CH: One line in the book that stood out to me when I was reading was when you proclaimed “I am a big memory box,” a statement that simultaneously reflects your own experience yet can also be universally felt by all types of readers and developing this sense of unity between all people no matter their background. Did you set out to write your story with this goal in mind, or is it something that developed during the writing process?

OM: When I first started writing seriously in college, I learned that the way to show the universal is through the highly specific, which is something I practiced for a very long time and has become an innate part of how I write. It’s not something I actively think about anymore. The kitchen sink “you” was intentional, but really a reflection of my neurodivergence. I’m always thinking in multiplicity. Where Was I Again is very self-indulgent, very self-absorbed. There are references that are entirely inaccessible to anyone who isn’t me, inside jokes with myself for my own entertainment. But the fun thing is that it’s not important if those things are accessible to others. When writing associatively, the spectator is a huge participant. There are lots of gaps that need to be filled in. So the meaning has to be rendered by them, not me. The universality is maybe in its pliability and obfuscation.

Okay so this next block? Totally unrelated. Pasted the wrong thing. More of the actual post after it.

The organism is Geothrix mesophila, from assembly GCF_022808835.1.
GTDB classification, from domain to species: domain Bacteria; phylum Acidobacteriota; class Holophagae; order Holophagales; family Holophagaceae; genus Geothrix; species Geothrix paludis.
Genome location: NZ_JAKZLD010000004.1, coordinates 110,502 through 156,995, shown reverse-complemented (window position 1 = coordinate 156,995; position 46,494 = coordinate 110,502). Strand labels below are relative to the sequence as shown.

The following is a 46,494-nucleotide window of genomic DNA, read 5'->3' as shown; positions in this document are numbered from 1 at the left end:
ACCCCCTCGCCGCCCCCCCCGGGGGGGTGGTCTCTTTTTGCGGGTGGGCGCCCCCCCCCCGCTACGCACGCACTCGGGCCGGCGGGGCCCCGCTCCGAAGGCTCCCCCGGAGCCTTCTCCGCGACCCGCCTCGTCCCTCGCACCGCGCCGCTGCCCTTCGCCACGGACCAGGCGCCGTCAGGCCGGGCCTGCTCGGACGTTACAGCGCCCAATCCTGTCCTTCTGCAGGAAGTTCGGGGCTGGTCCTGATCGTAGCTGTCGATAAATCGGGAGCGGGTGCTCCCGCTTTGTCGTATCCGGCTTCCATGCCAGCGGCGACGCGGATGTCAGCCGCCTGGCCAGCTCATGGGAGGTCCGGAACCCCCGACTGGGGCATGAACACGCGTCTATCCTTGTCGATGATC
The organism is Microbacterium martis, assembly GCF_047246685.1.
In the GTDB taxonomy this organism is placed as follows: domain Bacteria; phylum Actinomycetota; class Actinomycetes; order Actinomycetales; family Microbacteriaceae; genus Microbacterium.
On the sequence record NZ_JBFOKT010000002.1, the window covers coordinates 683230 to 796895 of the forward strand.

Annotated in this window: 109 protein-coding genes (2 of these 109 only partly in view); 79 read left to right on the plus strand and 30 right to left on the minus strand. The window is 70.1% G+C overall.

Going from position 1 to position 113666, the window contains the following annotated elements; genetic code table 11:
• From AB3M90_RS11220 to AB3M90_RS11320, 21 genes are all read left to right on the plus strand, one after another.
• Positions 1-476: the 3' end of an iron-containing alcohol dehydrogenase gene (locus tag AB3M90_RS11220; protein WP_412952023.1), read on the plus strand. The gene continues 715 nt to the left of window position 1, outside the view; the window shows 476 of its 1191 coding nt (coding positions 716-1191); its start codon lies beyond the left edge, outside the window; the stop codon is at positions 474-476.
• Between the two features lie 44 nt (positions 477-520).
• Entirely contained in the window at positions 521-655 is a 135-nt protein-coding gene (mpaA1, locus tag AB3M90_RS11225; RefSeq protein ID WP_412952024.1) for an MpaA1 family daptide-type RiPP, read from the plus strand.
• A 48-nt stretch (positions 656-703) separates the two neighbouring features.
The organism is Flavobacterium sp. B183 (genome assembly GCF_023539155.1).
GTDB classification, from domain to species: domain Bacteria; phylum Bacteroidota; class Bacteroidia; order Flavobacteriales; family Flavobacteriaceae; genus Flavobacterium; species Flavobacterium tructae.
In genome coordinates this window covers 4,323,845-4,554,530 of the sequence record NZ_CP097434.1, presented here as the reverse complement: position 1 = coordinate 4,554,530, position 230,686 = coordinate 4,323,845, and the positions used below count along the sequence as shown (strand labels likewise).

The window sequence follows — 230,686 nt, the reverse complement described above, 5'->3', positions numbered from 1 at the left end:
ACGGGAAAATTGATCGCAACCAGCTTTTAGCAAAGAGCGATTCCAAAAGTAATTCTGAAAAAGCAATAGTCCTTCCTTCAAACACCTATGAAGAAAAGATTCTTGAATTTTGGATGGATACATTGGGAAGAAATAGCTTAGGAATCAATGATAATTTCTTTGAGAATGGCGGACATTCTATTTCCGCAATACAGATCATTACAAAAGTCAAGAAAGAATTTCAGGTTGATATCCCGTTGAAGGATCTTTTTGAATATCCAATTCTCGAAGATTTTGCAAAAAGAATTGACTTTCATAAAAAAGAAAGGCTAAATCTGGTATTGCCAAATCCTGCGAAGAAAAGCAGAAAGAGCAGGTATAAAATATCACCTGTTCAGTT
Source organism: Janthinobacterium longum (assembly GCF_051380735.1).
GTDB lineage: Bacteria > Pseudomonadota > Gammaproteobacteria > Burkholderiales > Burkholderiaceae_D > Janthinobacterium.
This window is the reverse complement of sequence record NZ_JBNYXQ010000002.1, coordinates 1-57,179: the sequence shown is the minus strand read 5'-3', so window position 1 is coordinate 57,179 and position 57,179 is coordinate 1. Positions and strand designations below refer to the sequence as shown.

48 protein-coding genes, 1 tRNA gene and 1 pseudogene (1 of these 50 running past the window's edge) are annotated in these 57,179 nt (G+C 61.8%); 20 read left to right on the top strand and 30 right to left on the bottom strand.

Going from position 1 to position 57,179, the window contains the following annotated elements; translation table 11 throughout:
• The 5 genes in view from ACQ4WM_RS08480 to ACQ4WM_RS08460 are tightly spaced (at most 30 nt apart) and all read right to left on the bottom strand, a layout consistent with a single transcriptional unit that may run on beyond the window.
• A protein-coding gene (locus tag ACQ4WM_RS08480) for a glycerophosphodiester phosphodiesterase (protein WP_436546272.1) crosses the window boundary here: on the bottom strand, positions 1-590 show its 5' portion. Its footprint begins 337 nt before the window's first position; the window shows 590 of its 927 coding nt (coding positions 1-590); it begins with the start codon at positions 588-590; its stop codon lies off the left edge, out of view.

CH: What is some advice you would offer to other neurodivergent authors who would like to write about and share their life experiences, but find that they are struggling to articulate their journey or are unsure about how their story might be received? Did you encounter similar thoughts, and how did you overcome them if you did?

When you don’t have an answer, show yourself trying to get to an answer. Partly, that’s a true reflection of neurodivergence. You don’t need to reduce the experience into something sensical so that others can access it. Let it be what it is.